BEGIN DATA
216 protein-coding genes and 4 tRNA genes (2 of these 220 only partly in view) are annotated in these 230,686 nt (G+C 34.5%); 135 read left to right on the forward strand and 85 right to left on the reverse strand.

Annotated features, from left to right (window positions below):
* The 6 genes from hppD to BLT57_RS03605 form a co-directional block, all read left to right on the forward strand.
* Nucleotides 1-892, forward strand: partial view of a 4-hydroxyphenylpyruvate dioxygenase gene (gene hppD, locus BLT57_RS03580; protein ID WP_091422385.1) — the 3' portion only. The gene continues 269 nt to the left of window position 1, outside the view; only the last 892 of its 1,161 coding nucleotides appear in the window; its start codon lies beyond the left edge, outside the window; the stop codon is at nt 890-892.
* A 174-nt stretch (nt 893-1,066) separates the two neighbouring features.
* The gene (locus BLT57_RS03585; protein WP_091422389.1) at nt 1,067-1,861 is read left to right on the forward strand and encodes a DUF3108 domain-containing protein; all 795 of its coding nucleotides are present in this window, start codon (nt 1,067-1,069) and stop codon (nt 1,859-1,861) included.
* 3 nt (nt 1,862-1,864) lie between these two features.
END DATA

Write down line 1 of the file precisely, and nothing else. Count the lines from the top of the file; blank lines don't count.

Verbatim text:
216 protein-coding genes and 4 tRNA genes (2 of these 220 only partly in view) are annotated in these 230,686 nt (G+C 34.5%); 135 read left to right on the forward strand and 85 right to left on the reverse strand.